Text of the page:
Hatyai!! Mango and Glutinous Rice Recipe

Pad tai, Tom yum, Satay…Hatyai!!

Chewy, gelatinous colour coded sweeties. Green for pandan, brown for coconut and dark brown for the daring….durian!

It might sound like your Grandfather sneezing or an action, exclamation from your favourite Manga cartoon character, but Hatyai is actually a little  town near the Siamese-Malaysian border, (read Thai border, but Siam sounds so much more exotic!).  This little hub has been a mecca for Malaysian tourists looking for a great deal, for about 20 years now.  Everything is highly geared towards the local tourist dollar, from the array of body and foot massage centres, to the vast numbers of Chinese food outlets.  Amazingly, it was actually quite a struggle to find Thai food at all!  One shop owner when asked what traditionally Thai dishes she served, screwed up her nose at me and quite flatly, said, “None”.

Well, this was not exactly the beginning to the great Thai, culinary adventure that I was hoping for!

What a display! Do you recognize any of these desserts?

It actually took some leg work, getting amongst the street stalls and doing a bit of sticky beaking,  to find some more traditional snacks and drinks.  As you can imagine, I automatically gravitated towards anything sweet and dessert like.  Some were familiar to me from Thai restaurants I have visited and some, well, I couldn’t get an explanation of what they were, even when I was trying  to buy them! Like most Asian desserts, gelatinous textures with complex sweet and salty flavour combinations were the main themes.  It took eventually coming across a drink stall, which was packed with people, to really highlight to me, how limited our Western palatte and diet really is.  From pennywort and chrysanthemum to basil there was a board of at least 20 types of herbal thirst quenchers,  that customers were lined up for.  Chilled bottles were handed out in twos and threes across the sea of heads, amongst the noise and chaos that typifies a sweltering evening at the night market.  Having just been blown away by the amazing variety of flavours, I walked on…and then there it was.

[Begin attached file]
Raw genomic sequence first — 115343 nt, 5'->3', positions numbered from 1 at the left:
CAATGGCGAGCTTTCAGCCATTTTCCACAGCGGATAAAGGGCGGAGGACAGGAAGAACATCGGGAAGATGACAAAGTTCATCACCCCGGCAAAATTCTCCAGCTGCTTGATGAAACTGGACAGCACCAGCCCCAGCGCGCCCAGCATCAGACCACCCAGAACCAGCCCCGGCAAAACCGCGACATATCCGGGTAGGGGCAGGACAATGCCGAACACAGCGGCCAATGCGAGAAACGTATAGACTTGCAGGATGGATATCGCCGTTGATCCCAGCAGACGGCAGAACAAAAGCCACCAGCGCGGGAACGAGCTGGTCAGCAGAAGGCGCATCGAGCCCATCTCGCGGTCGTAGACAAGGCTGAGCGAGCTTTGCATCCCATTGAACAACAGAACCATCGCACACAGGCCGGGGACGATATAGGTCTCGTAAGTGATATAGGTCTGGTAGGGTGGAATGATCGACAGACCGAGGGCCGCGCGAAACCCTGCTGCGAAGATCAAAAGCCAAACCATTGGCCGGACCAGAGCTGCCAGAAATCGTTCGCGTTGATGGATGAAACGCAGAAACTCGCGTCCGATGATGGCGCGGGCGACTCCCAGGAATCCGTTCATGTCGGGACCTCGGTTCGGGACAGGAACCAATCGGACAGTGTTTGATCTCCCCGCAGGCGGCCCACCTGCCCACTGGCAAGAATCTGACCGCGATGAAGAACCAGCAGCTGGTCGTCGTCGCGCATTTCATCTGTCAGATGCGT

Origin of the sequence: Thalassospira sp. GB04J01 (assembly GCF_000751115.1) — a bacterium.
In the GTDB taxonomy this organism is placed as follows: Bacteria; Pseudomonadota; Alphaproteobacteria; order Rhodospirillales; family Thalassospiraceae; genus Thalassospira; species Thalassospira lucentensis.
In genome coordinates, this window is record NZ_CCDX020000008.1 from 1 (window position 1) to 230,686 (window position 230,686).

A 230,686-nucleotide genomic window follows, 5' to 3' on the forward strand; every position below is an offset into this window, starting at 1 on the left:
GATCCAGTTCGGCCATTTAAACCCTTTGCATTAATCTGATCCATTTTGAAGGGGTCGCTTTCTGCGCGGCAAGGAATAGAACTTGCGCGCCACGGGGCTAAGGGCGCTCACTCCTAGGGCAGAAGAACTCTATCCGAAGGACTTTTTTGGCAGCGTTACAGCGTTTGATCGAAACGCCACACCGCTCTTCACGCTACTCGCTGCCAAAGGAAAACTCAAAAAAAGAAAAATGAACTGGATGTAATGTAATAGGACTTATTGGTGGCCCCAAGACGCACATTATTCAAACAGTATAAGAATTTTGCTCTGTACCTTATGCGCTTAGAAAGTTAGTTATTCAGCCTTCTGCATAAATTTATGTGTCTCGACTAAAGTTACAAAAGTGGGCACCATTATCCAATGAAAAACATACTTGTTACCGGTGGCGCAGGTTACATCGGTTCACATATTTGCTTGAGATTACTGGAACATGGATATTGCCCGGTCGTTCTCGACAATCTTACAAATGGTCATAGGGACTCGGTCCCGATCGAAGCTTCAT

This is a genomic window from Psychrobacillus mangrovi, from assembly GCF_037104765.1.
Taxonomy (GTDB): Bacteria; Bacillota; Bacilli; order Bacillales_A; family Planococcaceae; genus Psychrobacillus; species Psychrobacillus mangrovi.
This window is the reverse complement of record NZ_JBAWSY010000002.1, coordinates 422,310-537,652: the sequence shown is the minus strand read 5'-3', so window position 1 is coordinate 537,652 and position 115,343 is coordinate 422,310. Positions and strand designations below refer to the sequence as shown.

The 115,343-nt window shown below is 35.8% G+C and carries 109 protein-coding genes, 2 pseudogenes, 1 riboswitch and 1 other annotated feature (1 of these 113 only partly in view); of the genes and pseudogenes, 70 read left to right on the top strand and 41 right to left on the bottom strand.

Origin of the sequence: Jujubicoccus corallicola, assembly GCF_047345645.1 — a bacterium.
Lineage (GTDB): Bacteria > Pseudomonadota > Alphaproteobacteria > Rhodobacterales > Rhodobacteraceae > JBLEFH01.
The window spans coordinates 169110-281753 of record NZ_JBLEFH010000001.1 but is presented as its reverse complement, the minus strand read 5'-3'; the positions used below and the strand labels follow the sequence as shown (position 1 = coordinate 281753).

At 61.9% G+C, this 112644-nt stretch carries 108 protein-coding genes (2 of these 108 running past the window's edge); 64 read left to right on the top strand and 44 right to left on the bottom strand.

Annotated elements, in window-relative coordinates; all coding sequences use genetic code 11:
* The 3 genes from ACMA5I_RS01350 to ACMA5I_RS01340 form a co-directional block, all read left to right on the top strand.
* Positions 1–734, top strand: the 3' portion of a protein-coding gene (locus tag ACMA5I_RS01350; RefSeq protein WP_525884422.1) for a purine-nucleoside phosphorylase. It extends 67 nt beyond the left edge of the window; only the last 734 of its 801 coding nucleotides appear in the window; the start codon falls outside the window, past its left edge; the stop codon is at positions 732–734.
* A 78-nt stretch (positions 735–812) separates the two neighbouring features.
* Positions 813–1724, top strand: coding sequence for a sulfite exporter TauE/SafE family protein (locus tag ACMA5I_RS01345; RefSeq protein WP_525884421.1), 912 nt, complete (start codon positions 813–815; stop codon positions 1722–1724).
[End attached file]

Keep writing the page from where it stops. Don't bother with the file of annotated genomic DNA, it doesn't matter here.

There is always one dessert that rises up above all else and really, it doesn’t have to be the biggest, the most expensive or the most complex, just the most memorable 🙂

Freshly sliced, Thai mangoes served with a fragrant glutinous rice and coconut milk.  Oh, it took my breath away, sublimely simple but the Thai mangoes are fresher in taste,  and have less of the juicy, over the top sweetness that we demand from our Queensland mangoes.  The simple smooth, firm freshness, of the mangoes, paired perfectly with the fragrant pandan infused, slightly salty, glutinous rice.  Definitely my most memorable food moment this trip.

Simple roadside snacks can be so memorable 🙂

Here is a recipe for Kao Niow Ma-muang which I have tweaked (no surprises there!) that you might like to try.

  • 2 cups glutinous rice (available from Asian grocery stores)
  • 2 cups coconut milk
  • 1/2 cup white sugar
  • 1 tsp. salt
  • 2-3 fresh or frozen pandan leaves (available from Asian grocery stores)
  • 2 ripe mangoes, peeled and sliced

Place rice in a large bowl and rinse the rice with cold water

Fill bowl with water so that the water line is about 5 centimetres over the rice line.  Soak overnight.

Line a bamboo steaming basket with a clean tea towel.  Spread the rice evenly over the tea towel.

Place covered steamer basket over boiling water and steam for approximately 30 minutes.

Open the steamer basket, stir the rice to help cook it more evenly, and sprinkle approximately 1/2 cup water over the top of the rice.  Cover basket and steam for a further 30 minutes.

Heat coconut milk, sugar and salt together in a saucepan.  Do not boil.  Stir until smooth.

Hand shred  2-3 pandan leaves and tie them into a knot.  Place pandan leaves into coconut milk and simmer for approximately 10 minutes.

Remove pandan leaves and squeeze liquid from leaves back into sauce, before discarding.  Keep sauce warm.

Transfer cooked rice to a large bowl.

While rice is still hot, stir through half of the coconut sauce.  Stir well with a large spoon, making sure all grains are well coated.

Let rice stand for approximately 15 minutes.

Serve 1 scoop of rice with sliced mango on the side. Top with some basil or mint, and maybe a scoop of coconut ice cream to add a little ‘Bliss’!

Serve coconut sauce in a separate jug so that anyone who would like extra sauce can help themselves!

Dream of warm, sunny beaches or bustling, teaming night markets.  Either way see you in Thailand 🙂